Israeli lawmakers vote to dissolve Knesset

If the upcoming parliamentary votes pass as expected, the current legislature will have served for one of the shortest periods in the country's history.

Sebastian Scheiner/AP
Israeli Prime Minister Benjamin Netanyahu, center, sits during a vote at the Knesset, Israel's parliament in Jerusalem, Wednesday, Dec. 3, 2014. Israeli lawmakers voted Wednesday to dissolve the Knesset, a preliminary step that will pave the way for early elections two years ahead of schedule.

Israeli lawmakers overwhelmingly approved a motion on Wednesday to dissolve the Knesset in a preliminary vote, paving the way for early elections after Prime Minister Benjamin Netanyahu failed to iron out differences with coalition partners.

Israel's government, which took office in early 2013, has been riven by divisions from the beginning over major issues facing the country. On Tuesday, Netanyahu fired two rebellious Cabinet ministers and called for elections, plunging the country into a bitter campaign set to culminate in polls early next year.

Wednesday's vote in the 120-member Knesset, which passed 84-0 with one legislator abstaining, was an initial step. Further votes are expected next week that will officially disband the parliament and usher in new polls.

If the upcoming parliamentary votes pass as expected, the current legislature will have served for one of the shortest periods in the country's history.

The elections are expected to be held on March 17 — two years ahead of schedule — and early polls show Netanyahu's Likud party leading with about 22 seats.

"The coming elections are about one question, who will lead the government amid the huge challenges that Israel faces?" Netanyahu told a Likud party meeting. "The Likud is the only party that should be considered."

Opposition leader Isaac Herzog said his center-left Labor party would "do everything to bring change and hope to Israel." Labor, a traditional force in Israeli politics that has lost support in recent years, is poised to pull in 13 seats, according to the early polls.

The polls were conducted separately for Israeli Channel 2 and Channel 10 on Tuesday. The Channel 10 poll surveyed 545 people and had a margin of error of 4.3 percent. The Channel 2 poll asked 500 people and had an approximate margin of error of 3.4 percent.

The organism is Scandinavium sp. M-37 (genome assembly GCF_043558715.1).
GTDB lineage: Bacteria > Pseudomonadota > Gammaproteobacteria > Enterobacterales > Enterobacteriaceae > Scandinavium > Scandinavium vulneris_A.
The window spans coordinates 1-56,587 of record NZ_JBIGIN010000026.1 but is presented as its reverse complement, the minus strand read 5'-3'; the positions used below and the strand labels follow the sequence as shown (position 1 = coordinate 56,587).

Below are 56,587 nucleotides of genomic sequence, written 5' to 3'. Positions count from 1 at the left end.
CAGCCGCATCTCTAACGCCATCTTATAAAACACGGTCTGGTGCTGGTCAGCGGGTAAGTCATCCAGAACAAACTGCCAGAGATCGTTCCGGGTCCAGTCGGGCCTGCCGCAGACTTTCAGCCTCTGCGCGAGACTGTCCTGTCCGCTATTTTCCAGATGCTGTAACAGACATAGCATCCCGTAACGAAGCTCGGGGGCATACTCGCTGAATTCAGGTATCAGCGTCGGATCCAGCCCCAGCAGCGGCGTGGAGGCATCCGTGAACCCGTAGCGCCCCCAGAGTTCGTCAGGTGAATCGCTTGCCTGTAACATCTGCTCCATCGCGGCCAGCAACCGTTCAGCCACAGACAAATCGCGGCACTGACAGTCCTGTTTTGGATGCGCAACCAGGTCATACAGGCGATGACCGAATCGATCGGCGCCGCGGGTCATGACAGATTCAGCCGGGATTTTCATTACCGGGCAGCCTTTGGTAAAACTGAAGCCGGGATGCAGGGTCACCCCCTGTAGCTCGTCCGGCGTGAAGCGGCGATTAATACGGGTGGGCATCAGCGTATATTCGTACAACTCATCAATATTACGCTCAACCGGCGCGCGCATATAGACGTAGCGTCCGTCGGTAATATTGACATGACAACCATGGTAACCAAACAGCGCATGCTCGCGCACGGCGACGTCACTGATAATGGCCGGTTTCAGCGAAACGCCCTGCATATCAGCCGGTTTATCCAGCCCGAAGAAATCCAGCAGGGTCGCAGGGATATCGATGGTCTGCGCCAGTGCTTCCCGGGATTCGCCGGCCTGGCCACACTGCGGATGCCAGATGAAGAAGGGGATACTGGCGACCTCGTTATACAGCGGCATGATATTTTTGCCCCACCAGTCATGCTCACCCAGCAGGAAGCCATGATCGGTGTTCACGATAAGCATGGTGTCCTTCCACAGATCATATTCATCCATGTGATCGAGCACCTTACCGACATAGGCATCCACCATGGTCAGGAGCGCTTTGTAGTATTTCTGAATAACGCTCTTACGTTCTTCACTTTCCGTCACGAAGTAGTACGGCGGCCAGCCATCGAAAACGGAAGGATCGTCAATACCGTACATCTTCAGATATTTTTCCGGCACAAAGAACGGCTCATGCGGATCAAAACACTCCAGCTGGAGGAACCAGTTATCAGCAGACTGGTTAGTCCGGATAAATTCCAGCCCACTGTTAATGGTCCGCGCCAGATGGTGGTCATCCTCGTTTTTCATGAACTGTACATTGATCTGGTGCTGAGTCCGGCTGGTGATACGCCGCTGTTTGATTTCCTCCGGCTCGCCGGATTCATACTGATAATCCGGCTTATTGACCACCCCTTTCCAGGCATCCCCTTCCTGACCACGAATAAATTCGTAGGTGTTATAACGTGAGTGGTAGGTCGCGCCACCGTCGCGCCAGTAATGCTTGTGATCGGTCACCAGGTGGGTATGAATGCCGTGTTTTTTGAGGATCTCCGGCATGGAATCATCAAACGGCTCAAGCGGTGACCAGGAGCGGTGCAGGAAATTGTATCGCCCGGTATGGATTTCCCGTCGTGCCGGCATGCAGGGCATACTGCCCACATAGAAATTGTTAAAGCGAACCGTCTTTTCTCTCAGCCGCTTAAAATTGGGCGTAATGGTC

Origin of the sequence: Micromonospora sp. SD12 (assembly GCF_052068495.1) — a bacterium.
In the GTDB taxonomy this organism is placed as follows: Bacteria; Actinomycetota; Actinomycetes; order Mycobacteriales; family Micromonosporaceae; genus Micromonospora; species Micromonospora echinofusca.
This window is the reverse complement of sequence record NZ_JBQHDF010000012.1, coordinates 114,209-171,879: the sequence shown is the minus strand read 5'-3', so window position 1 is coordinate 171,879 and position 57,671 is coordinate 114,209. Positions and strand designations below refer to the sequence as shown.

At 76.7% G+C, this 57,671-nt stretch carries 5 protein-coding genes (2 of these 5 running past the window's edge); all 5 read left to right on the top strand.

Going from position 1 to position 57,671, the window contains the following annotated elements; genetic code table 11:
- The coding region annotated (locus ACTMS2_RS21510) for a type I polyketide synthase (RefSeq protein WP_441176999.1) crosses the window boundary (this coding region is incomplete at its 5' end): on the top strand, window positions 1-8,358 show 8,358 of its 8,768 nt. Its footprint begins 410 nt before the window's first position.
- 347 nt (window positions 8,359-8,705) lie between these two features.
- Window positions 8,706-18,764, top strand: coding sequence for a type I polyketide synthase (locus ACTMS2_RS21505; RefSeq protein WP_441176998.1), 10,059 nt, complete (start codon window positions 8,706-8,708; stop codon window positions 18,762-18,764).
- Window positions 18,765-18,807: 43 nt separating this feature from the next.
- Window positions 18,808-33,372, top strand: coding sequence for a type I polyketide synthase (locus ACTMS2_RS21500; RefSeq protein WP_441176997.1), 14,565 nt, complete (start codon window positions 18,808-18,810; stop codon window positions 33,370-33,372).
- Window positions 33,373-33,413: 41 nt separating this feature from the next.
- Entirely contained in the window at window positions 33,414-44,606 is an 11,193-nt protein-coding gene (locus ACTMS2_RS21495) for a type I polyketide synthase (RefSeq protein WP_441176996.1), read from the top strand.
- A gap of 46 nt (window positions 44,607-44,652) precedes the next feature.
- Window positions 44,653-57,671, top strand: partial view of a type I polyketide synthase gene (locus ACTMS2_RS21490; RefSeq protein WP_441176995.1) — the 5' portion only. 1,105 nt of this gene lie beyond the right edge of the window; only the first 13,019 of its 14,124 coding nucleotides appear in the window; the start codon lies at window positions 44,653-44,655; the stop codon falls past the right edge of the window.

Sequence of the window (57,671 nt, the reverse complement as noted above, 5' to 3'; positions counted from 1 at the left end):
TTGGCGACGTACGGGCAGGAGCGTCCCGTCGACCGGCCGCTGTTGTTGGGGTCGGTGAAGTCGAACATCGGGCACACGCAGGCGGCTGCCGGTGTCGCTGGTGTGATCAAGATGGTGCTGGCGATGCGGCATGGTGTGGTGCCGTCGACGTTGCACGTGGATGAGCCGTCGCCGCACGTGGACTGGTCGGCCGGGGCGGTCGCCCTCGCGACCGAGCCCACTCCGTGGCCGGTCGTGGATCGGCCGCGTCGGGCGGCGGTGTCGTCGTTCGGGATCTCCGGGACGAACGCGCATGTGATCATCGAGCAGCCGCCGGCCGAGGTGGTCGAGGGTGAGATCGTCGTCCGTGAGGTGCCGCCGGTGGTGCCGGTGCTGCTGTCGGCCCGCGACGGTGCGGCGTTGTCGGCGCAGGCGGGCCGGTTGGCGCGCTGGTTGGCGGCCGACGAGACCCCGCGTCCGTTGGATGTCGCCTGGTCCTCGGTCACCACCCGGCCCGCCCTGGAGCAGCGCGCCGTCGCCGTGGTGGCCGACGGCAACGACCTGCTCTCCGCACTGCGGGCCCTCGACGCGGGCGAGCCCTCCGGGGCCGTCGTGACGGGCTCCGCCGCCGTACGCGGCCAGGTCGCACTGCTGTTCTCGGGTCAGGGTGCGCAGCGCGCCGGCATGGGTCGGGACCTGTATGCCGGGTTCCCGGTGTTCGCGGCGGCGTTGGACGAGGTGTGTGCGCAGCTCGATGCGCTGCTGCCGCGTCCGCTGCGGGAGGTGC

Netanyahu's fractious center-right Cabinet has been bickering for weeks over the budget, a housing tax break and a bill that would enshrine into law Israel's status as a Jewish state. Rising violence between Palestinians and Israelis has also been an issue, as have the government's Jewish settlement policies in the West Bank.

The friction came to a head on Tuesday with the dismissal of Netanyahu's finance minister, Yair Lapid, a major coalition partner, and Justice Minister Tzipi Livni. Netanyahu accused the two of leveling unwarranted criticism at him and of orchestrating a "putsch."

The coalition includes Lapid's centrist Yesh Atid, which rose to power with promises of economic relief for Israel's middle class; Livni's Hatnuah, which is focused on reaching peace with the Palestinians; Jewish Home, a hard-line party linked to the West Bank settler movement; and Yisrael Beitenu, a nationalist party that seeks to redraw Israel's borders to rid the country of many Arab citizens.

Netanyahu's own Likud party is divided between more-centrist old timers and a young guard of hard-line ideologues.

The elections would come at a time of growing violence between Palestinians and Israelis and deepening despair over the prospects for peace. Israelis are also concerned about a rising cost of living and a sagging economy.

You've read  of  free articles. Subscribe to continue.

Dear Reader,

About a year ago, I happened upon this statement about the Monitor in the Harvard Business Review – under the charming heading of “do things that don’t interest you”:

“Many things that end up” being meaningful, writes social scientist Joseph Grenny, “have come from conference workshops, articles, or online videos that began as a chore and ended with an insight. My work in Kenya, for example, was heavily influenced by a Christian Science Monitor article I had forced myself to read 10 years earlier. Sometimes, we call things ‘boring’ simply because they lie outside the box we are currently in.”

If you were to come up with a punchline to a joke about the Monitor, that would probably be it. We’re seen as being global, fair, insightful, and perhaps a bit too earnest. We’re the bran muffin of journalism.

But you know what? We change lives. And I’m going to argue that we change lives precisely because we force open that too-small box that most human beings think they live in.

The Monitor is a peculiar little publication that’s hard for the world to figure out. We’re run by a church, but we’re not only for church members and we’re not about converting people. We’re known as being fair even as the world becomes as polarized as at any time since the newspaper’s founding in 1908.

We have a mission beyond circulation, we want to bridge divides. We’re about kicking down the door of thought everywhere and saying, “You are bigger and more capable than you realize. And we can prove it.”

If you’re looking for bran muffin journalism, you can subscribe to the Monitor for $15. You’ll get the Monitor Weekly magazine, the Monitor Daily email, and unlimited access to CSMonitor.com.